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The View from BELL ROCK – Inflation Remains a Key Question, Jobs Take Center Stage

Quarterly corporate earnings are poised to come in strong, resulting from increased share buybacks and a rise in M&A activity throughout the last year.  The recent positive stress test results in the banking sector supported several immediate dividend boosts and share repurchase plans from large banks (such as JPM, Citi, etc.).  On the fiscal agenda, the $1T scaled back infrastructure proposal may have enough support to move forward.  Meanwhile, inflationary concerns remain on our radar, as do the potential ramifications on the economy as they continue to resume to normalcy with questions on recent Covid-19 variants. 

Monetary Policy – The Fed Holds Firm

The recent Federal Reserve meeting in June was surrounded with so much fanfare that it was almost deafening. Sure, it was an important meeting, but we have had many important meetings over the last fifteen years. The June meeting felt over-hyped in terms of importance to our team.  Did the markets really expect a “tell” from this meeting?

Chairman Powell remains committed to easy monetary policy and he is confident that inflation remains temporary, influenced by the pandemic and should normalize as the economy continues to re-open throughout the country.   It is our view, the Federal Reserve remains data dependent and it would move sooner to raise rates than year-end 2023, should strong economic conditions persist.  Jobs data seems to be the driver.  The U.S. remains 7.13 million jobs below pre-Covid levels. But the inflationary tug-of-war is creating volatility along the yield curve. The Fed continues to have a critical role during the pandemic, and it will for the next 12-24 months. A healthy and growing economy could have a Fed funds rate back near 2% by year-end 2023 and that is an appropriate level that could accompany healthy GDP growth and inflation levels. Inflation at 5% is running above the Fed’s noted 2% comfort level.  The FOMC’s view continues to be this inflation rate only because of the comparison to the negative rate running this time last year.  Whether they are right remains to be seen.  We believe the economic statistics, going into the Fall 2021, will likely present a more accurate view of jobs.  Of course, if the Fed has played this incorrectly, we can expect very volatile markets.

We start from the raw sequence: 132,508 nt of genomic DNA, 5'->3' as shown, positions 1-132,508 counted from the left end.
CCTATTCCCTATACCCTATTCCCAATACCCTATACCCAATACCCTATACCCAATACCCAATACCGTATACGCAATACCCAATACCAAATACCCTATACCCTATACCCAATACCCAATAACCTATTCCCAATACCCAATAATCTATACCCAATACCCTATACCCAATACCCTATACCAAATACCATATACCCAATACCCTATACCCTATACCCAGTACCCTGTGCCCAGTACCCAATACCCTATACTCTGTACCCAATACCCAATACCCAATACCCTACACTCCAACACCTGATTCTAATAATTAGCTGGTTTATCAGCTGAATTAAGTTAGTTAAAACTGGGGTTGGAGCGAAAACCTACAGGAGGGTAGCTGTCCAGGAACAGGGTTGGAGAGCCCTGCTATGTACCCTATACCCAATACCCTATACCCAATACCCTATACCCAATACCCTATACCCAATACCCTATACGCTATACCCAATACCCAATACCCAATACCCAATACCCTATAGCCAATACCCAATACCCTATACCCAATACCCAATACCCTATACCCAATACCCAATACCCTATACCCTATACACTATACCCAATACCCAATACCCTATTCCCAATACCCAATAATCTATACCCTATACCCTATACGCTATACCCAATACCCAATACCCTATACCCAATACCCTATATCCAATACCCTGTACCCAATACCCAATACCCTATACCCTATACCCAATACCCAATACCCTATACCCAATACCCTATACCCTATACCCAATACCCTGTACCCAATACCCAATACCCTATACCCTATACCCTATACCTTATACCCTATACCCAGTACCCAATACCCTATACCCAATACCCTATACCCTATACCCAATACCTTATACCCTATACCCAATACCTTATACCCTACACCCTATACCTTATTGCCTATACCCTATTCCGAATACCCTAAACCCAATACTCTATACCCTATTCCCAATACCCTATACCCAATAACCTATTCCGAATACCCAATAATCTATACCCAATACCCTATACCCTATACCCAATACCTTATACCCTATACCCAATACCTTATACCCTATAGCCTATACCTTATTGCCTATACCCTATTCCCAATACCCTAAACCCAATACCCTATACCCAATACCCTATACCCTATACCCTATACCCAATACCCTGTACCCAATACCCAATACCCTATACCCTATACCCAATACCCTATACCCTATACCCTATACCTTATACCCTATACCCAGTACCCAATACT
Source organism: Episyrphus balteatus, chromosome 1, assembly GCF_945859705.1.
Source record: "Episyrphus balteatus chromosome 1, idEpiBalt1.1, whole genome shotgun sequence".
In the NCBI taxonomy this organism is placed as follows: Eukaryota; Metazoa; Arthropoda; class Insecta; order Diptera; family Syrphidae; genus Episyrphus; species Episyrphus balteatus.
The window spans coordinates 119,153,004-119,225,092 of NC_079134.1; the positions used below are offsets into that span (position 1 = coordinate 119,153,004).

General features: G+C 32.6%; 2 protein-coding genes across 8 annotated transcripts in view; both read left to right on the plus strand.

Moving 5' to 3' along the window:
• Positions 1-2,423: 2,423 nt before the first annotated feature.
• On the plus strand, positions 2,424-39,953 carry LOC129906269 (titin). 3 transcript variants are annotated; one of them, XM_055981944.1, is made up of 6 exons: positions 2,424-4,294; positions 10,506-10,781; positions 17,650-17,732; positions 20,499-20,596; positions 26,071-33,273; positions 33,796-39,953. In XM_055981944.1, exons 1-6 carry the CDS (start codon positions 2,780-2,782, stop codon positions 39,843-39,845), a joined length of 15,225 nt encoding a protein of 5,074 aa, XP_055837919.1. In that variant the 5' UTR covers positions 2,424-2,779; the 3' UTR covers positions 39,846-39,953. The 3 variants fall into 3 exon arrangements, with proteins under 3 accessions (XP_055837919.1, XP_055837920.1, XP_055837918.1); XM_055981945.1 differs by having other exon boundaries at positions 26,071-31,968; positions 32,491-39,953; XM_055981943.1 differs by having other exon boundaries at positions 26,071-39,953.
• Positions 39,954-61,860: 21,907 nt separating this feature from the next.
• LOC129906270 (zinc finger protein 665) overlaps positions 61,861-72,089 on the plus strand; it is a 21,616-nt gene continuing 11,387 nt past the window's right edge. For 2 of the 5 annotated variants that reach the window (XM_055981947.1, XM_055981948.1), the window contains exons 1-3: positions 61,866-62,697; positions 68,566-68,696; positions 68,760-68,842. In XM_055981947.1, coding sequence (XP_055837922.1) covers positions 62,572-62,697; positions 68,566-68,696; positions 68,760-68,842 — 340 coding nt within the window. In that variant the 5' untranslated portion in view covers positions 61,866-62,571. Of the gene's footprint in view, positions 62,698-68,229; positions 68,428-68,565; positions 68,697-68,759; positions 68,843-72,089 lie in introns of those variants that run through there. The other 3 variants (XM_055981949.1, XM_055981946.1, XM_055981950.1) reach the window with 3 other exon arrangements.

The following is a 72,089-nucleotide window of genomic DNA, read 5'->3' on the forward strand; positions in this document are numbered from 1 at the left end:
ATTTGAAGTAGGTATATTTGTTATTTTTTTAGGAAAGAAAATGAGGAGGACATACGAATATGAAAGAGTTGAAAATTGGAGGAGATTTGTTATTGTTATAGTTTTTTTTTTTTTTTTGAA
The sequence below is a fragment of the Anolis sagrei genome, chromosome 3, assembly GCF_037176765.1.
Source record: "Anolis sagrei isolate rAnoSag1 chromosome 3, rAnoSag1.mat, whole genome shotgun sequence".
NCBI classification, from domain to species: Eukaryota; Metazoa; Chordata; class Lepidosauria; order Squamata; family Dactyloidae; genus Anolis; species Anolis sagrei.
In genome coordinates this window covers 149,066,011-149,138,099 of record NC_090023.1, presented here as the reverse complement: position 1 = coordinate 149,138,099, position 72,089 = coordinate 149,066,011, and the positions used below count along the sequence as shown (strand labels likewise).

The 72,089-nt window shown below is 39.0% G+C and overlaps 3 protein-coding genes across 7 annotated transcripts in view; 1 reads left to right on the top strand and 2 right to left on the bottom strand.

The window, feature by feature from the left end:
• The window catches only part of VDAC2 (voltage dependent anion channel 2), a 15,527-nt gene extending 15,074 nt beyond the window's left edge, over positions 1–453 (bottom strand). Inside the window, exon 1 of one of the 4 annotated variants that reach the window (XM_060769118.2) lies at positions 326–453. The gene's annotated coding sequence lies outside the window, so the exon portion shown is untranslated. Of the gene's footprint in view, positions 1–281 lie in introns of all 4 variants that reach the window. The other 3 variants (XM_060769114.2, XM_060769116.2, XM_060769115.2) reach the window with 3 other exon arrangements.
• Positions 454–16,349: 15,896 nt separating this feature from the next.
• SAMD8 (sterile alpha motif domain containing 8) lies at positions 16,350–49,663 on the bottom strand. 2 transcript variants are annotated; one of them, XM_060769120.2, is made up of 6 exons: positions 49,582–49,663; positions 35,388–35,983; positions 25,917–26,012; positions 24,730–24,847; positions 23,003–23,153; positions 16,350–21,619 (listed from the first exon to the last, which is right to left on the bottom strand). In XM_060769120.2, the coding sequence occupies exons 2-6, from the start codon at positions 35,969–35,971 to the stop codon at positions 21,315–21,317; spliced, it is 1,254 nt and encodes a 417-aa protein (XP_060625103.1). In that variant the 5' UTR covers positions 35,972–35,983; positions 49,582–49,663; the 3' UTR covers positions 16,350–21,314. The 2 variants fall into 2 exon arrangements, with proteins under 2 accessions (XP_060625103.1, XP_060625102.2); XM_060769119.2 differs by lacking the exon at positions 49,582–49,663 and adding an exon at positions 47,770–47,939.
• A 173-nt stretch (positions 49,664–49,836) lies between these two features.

Fiscal Policy – Yes, there is more, but how much?

The America Rescue Plan Act of 2021 was valued at $1.9T, bringing the total Covid stimuli to nearly $5T.  The proposed US infrastructure plans have been near $3T.  Although, the most recent scaled version is approximately $1T. Because of the composition of the Senate, it seems that anything over $1 trillion, fortunately, will not pass.  We are concerned about rampant spending until the proof of what amount of the $5 trillion is ingested.  We note, the IMF just increased its projection for U.S. GDP growth to 7% which includes more than the scaled down version of the infrastructure plan.  We would expect the IMF’s global growth forecast to adjust to 6% for 2021 and 4.4% in 2022, based upon the vaccine rollout across the world. Therefore, renewed economic growth to be revised upward as well.  

Capital Management Strategies are Restarting. 

Last year, many companies cut their dividends and suspended share buybacks to fortify their balance sheets and preserve capital.  Over the last few weeks, financial services companies have announced share buybacks. After Covid forced belt tightening on typical capital management techniques, buybacks and dividends, both are poised for a comeback.  In fact, companies in the S&P 500 Index are positioned to pay more than $530B in dividends in 2021. Up from approximately $500b in 2020.  

We regularly post market commentary, and it is important to remember that these are short-term views. We adjust respective asset allocations to the individual’s time horizon and risk characteristics.  We thank you for your continued faith and trust in us. Stay safe. Stay healthy. Stay happy.

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